- A: I know at this point anyone reading this is probably tired of my less than definitive answers, sorry. But it definitely could get worse and probably will for some communities. We see numbers spiking, before the holidays, which means that it is reasonable to assume those numbers will be going up as some travel. More K-12 schools are coming back for in-person learning which may mean some increases, colleges are opening back up for the Spring semester, etc. Not only will that impact your community, it is likely to impact the state response and we may move back into Phase 1 or 2. We also may see changes coming from the federal level as the administration changes. In addition to all of that, rents will be due and utility payments will be due. This means, depending on any local support, that some of our most vulnerable households are about to see their disposable income decrease without any other changes to the economy (like increased unemployment).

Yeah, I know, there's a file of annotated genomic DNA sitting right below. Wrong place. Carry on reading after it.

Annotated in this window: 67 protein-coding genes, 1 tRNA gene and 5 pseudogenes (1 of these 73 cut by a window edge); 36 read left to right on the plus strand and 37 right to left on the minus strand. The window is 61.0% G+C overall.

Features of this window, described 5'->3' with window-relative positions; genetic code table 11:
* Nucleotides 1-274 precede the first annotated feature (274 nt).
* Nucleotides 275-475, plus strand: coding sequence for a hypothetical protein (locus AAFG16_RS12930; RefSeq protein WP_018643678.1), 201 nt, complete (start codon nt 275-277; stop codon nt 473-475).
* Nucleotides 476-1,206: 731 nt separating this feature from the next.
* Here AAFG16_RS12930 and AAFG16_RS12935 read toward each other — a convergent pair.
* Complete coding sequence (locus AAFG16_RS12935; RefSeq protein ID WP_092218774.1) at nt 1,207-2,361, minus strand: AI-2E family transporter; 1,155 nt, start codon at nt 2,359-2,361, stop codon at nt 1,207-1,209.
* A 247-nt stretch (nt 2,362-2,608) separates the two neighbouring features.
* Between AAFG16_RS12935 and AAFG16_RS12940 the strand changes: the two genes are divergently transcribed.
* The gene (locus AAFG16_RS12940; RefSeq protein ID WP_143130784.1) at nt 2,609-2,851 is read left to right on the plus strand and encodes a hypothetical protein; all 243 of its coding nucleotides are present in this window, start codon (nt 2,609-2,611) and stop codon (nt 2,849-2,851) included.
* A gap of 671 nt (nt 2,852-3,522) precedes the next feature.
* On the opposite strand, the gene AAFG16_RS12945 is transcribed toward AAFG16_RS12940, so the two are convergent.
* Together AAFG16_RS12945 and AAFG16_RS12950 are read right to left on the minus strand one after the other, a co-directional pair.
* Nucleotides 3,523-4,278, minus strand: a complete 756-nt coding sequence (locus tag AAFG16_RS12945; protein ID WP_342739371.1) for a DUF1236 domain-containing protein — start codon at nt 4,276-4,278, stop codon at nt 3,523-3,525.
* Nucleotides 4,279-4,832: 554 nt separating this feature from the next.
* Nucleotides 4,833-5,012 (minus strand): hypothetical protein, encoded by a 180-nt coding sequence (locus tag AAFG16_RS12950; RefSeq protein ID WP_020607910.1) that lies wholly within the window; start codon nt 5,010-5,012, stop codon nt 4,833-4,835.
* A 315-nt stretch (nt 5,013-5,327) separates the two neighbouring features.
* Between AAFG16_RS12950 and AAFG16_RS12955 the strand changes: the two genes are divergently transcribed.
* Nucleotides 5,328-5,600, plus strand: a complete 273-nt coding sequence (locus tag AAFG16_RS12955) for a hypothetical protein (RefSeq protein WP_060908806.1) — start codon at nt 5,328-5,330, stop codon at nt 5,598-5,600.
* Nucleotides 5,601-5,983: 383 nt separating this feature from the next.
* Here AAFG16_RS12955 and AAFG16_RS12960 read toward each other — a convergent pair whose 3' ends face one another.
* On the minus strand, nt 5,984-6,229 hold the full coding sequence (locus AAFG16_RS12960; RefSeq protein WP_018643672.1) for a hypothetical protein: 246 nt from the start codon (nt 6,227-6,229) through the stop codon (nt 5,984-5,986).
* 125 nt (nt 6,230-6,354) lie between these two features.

- Q: Any good news or hope?
- A: Well, I have mentioned a lot already. We have seen faster recovery than expected in most communities. That is great news. It looks like we will have a vaccine in the current FY, that is great news. One thing, that we are very lucky for in North Carolina is that sales taxes apply (for most of our articles) to food. While there are some concerns about the equity of this from a taxpayer perspective—it means that our sales taxes are much less volatile and will not be as negatively impacted by this or any recession. People keep buying food and they do so at about the same rate as normal. I mentioned that it is taxed by most articles, but not by all, so you may want to forecast slightly differently (if you are seeing continued losses) for those articles that tax food and those that do not.